Editor | Books For Children
New Delhi: Coming Round the Mountain is part three of Ruskin Bond’s award-winning memoir for children (following Looking for the Rainbow and Till the Clouds Roll By).
This is Ruskin’s story of growing up, of friendship and goodbyes, set against the backdrop of India’s independence. This is the first time Ruskin Bond has penned his experiences about his time during the independence year. Evocative, poignant and full of spirit and hope, this book is an absolute classic; a collector’s edition and a must-have for every Ruskin Bond fan!
Talking about the series, Ruskin Bond told Arrackistan: “In the first of these short memoirs, Looking for the Rainbow, I had described the two years I had spent with my father when I was just nine years old. He was forty, serving in the RAF during World War II. The scene was New Delhi and the years 1941 and ’42, with Indian independence just round the corner. It was a happy time for me, ending abruptly with the loss of my father.”
In the next book, Till the Clouds Roll By, I described the sudden change in my circumstances, and the effort I had to make to adjust to a new and very different life with my mother and stepfather.
And now in Coming Round the Mountain, I have dwelt on my schooldays, in particular one memorable year, 1947, during which a lot of things happened to me and around me. The making of friends; the loss of friends; the country’s freedom and its division; changes everywhere . . . But there was one constant— my love of books, and an inclination for putting things down on paper—and it was this that gave me the confidence and self-belief to take on the uncertainties of living in a changing world.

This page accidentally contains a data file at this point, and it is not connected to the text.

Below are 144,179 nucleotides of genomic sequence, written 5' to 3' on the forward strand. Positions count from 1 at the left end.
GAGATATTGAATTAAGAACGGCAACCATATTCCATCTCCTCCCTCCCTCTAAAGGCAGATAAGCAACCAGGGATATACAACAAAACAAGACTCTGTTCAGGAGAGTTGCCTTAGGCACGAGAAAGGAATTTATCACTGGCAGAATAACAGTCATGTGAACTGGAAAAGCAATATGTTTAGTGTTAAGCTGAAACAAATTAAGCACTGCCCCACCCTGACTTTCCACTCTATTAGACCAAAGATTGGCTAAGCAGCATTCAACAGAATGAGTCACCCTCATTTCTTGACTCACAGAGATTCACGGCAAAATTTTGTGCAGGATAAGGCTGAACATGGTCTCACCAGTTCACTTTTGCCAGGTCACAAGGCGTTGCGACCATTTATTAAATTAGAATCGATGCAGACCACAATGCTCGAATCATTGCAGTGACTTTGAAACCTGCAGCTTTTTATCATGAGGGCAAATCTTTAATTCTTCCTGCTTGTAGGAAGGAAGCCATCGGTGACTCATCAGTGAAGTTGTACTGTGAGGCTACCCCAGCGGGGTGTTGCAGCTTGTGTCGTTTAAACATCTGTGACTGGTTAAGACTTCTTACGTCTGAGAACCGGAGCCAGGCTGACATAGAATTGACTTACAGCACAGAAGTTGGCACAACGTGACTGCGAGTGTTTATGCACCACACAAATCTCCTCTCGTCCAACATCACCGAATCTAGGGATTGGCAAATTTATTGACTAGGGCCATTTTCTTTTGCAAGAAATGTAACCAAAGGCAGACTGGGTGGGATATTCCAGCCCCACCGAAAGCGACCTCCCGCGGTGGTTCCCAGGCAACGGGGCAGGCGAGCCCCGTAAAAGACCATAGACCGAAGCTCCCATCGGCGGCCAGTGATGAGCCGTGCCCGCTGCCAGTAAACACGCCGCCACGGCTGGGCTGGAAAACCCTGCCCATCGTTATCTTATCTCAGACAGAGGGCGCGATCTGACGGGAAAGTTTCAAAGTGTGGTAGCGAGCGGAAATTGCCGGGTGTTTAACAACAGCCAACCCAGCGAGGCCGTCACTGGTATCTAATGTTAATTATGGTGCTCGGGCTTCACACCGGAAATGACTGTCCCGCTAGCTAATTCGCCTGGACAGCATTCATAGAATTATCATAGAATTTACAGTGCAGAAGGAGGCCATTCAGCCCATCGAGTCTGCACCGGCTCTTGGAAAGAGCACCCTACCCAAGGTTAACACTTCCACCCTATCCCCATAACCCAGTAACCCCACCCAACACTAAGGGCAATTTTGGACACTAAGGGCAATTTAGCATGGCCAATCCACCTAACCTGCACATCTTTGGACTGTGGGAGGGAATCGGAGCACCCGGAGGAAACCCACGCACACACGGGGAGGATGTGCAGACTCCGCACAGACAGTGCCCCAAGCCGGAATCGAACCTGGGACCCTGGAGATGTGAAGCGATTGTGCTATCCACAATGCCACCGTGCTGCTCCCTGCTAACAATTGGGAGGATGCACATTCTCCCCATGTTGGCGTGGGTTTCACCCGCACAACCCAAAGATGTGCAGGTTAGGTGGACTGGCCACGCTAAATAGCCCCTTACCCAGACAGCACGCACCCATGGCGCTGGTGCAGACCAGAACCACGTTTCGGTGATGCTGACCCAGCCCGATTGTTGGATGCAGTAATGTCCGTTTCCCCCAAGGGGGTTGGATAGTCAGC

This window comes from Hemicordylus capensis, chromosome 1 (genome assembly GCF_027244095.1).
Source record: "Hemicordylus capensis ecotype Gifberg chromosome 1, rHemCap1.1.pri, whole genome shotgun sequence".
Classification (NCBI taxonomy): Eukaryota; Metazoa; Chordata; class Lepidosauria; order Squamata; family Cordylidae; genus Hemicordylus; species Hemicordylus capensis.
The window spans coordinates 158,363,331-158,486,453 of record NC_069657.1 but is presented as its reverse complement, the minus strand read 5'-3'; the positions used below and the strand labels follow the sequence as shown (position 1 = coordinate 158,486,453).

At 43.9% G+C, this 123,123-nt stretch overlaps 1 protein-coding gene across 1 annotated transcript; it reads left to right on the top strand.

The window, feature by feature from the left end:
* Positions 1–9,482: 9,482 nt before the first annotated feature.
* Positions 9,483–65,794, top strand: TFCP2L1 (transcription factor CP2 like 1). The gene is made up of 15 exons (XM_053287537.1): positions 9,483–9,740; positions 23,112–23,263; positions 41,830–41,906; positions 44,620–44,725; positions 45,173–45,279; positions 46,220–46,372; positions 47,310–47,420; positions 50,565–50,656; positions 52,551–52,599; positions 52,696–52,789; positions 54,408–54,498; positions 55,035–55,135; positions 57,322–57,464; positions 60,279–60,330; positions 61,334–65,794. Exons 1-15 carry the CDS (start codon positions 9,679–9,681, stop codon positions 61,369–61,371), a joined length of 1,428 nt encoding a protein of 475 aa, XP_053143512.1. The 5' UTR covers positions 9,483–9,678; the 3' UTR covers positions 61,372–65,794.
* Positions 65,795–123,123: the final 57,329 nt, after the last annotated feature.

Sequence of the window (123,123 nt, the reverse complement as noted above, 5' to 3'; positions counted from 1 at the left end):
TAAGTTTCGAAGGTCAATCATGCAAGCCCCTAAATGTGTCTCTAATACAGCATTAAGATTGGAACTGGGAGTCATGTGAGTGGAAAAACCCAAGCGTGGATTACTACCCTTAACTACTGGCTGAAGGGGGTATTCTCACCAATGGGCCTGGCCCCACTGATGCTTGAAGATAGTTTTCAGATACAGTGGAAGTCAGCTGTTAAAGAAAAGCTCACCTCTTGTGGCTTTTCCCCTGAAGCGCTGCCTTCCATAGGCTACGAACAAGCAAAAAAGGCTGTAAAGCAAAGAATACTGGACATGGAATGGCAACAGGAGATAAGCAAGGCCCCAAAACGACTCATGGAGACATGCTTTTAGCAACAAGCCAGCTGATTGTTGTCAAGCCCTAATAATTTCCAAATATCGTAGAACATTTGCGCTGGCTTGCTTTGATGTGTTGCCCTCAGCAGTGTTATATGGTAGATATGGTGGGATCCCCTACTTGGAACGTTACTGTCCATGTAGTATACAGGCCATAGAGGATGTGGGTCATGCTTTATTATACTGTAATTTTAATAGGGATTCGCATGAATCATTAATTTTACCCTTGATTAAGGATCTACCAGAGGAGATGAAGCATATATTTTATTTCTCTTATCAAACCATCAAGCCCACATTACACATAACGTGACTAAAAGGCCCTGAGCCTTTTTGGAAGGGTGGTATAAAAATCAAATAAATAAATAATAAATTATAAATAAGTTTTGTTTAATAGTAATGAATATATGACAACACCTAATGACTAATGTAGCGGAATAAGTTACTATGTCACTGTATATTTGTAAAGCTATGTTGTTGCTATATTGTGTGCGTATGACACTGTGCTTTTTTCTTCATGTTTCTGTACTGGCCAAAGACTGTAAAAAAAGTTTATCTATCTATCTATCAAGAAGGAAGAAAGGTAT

“Be true to yourself,’ my father always told me, ‘and if you are true to yourself, you will be true to others,” said Ruskin Bond.
Thirteen-year-old Ruskin is back at school, doing what he loves-reading, goalkeeping, spending time with his friends and eating lots of jalebis. But things seem to be rapidly changing all around him. Whispers of a partition haunt the corridors of his school. Does the formation of a new, independent India mean saying goodbye to old friends-and, with it, the shenanigans they got up to?
On the heels of Looking for the Rainbow and Till the Clouds Roll By, Coming Round the Mountain is yet another look at the past, in particular one memorable year, 1947, during which a lot happened to Ruskin and those around him. It is a fitting finale to a journey down memory lane, one about accepting change and finding hope in the unknown days to come.
About the author
Born in Kasauli (Himachal Pradesh) in 1934, Ruskin Bond grew up in Jamnagar (Gujarat), Dehradun, New Delhi and Simla.
His first novel, The Room on the Roof, written when he was seventeen, received the John Llewellyn Rhys Memorial Prize in 1957. Since then he has written over 500 short stories, essays and novellas (including Vagrants in the Valley and A Flight of Pigeons) and more than forty books for children.
He received the Sahitya Akademi Award for English writing in India in 1993, the Padma Shri in 1999, and the Delhi government’s Lifetime Achievement Award in 2012. He lives in Landour, Mussoorie, with his extended family.